We made a lot of progress on SecurityDocs this week. We made some enhancements to the the look and feel that you may not notice. Of course the big change is our new logo, what do you think?
Another big change this week has been with comments. We’re now using Disqus. They look stunning and they are easy for most people to use. But although I am happy with them I am not sure if we’ll keep it. Not controlling our own comments makes other areas tricky and it may limit us in the future.
As always we continue to add new papers. We have all of the SANS reading room, all of the old SecurityFocus content (that was sent to the elephant graveyard of Symantec Connect), most years of Blackhat, and several other sources queued up. We have 4,000 papers now, but I can imagine us doubling that this month. We’re getting a little behind on editing and attaching relevant thumbnails to papers so if you are willing to lend a hand moderating we’d love you forever.
Regarding original papers, I have six writers that I am working with. But I will be honest, its hard to find a technical person who wants to write. If you are interested, please go here, you’ll get a free $50 Amazon gift card and our love. So far I have one really strong candidate. I’m asking him to write as fast as possible 🙂
I’d love to have feedback about the site. We’re a small team and we’re really excited about sharing SecurityDocs with the world.
I’m not sure who would care to read about the process of starting a website, but I certainly enjoy it and seeing as how this is my blog, here’s the story 🙂
I’ve been collecting (hoarding) security content for as long as I can remember. Before the web was very usable, I used to take copious hand written notes and then collect (hoard) the notebook.
Some time later I made a website. I believe I used Microsoft Front Page, or some other old crappy software. It was all manual. If I wanted to add a paper I would need to FTP an html file to the server.
Once I misspelled the domain name in the footer. But it wasn’t really a footer, ever html document stood on its own. So in order to fix that mistake I would need to touch every file I hosted. I left the misspelling,
Later I found some cheap PHP script, I believe it cost me $29 for a perpetual license. In order to use the script I needed to host a Linux server, install Apache, and MySQL. All of these things were new to me and it didn’t go well for the first year.
Eventual I started getting into more advanced topics like CSS. I didn’t understand CSS at all when I started so I randomly made changes until most colors matched. It may not have been the color that I would have chosen. but it was good enough.
Over the next several years SecurityDocs grew quite an audience and I learned how to host a web application. Eventually SecuityDocs was purchased by a large “white paper” company that left it to rot, only wanting its google keyword rankings.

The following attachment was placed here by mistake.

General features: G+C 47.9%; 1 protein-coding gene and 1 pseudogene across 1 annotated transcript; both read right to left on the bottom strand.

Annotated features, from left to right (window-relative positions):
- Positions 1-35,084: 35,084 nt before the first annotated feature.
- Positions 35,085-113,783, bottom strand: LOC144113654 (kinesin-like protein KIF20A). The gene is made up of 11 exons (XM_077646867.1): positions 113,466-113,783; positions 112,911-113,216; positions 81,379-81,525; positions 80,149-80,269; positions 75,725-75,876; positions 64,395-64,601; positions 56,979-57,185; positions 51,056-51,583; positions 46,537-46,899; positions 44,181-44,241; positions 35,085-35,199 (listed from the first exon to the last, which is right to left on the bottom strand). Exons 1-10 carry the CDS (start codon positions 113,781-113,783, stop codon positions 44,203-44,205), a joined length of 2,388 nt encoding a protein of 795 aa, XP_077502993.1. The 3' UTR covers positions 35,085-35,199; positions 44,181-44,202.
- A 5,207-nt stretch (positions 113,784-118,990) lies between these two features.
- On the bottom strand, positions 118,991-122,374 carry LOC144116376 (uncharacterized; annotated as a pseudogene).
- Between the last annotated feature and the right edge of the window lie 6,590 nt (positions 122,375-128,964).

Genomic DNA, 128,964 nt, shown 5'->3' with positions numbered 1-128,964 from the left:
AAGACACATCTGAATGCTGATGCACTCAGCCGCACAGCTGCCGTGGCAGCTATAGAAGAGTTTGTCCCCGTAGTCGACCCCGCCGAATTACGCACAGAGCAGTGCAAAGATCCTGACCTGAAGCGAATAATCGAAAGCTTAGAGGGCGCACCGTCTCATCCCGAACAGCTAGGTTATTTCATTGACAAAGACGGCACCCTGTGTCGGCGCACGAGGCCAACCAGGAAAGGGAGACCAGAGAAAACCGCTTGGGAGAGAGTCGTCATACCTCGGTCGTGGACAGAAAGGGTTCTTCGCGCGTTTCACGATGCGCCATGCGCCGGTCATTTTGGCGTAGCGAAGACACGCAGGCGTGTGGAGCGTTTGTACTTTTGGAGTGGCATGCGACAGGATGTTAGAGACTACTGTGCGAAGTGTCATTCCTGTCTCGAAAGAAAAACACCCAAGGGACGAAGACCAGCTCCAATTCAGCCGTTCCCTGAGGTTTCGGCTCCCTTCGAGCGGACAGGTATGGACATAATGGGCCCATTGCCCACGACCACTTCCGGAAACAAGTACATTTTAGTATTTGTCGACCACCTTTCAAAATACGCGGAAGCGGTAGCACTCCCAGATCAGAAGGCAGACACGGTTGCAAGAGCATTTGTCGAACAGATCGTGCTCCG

As luck would have it, the company that purchased SecurityDocs let the site stop working completely and then the domain name expired (which your’s truly was happy to get back)
A lot has changed about SecurityDocs in the past 10 years. We went from a $29 php script to costume Python/Django and a CDN. I’m really really excited about how the site is coming together. I can’t wait for you to join me in submitting papers and watch as the community grows.
Two point of sale (POS) malware families have been abusing thousands of publicly accessible ElasticSearch nodes for command and control (C&C) purposes, Kromtech security researchers warn.
Malicious files discovered on the ElasticSearch deployments referenced to the AlinaPOS and JackPOS malware families, which are well known for their wide use in credit card data theft campaigns. Both threats have been designed to scrape credit card data from computer memory.
I don’t know how I feel about this. I love Kaspersky products and research, but I also worry that the government knows something that we don’t and that is included in their reasoning here.
While Kaspersky may not be compromised by the Russian Government now, they could be in the future if enough pressure is applied to them. I’d love to have more information on this topic.
This is good news for the internet. PKI and TLS are the foundation of trust on the internet. But in the past issuers could get away with poor practices because none of the major browsers wanted to lose market share by “breaking” websites.
Trust of the internet is a far more important to Google than browser market. They’ve also correctly anticipated that the internet community takes security more seriously now than they did during the IE vs Firefox browser wars.
Mozilla, to its credit, has followed Googles lead generally and occasionally takes on a more strict interpretation in some instances.
This is almost as scary as using DNS records to issue command and control signals.
Cybercriminals use to send spoofed emails that pose as official communications from local authorities. The messages include a link that leads to Facebook CDN. The link point to URL related to files uploaded by the gang in Facebook groups or other public section. More here
Phishing is usually the path of least resistance for the bad guys to get the sensitive data they want without being detected.
The Better Business Bureau is advising donors to be wary of these techniques which should set off alarm bells:
1. Don’t fall for copycats.
2. Be wary of emails and social media.
3. Don’t provide personal information.
4. Do your homework. Visit give.orgto review the BBB Charity Report and to verify that a charity meets bureau standards for accountability.
5. High pressure.Be leery of a charity that insists on immediate relief help. Legitimate charities will be glad to accept a donation later on.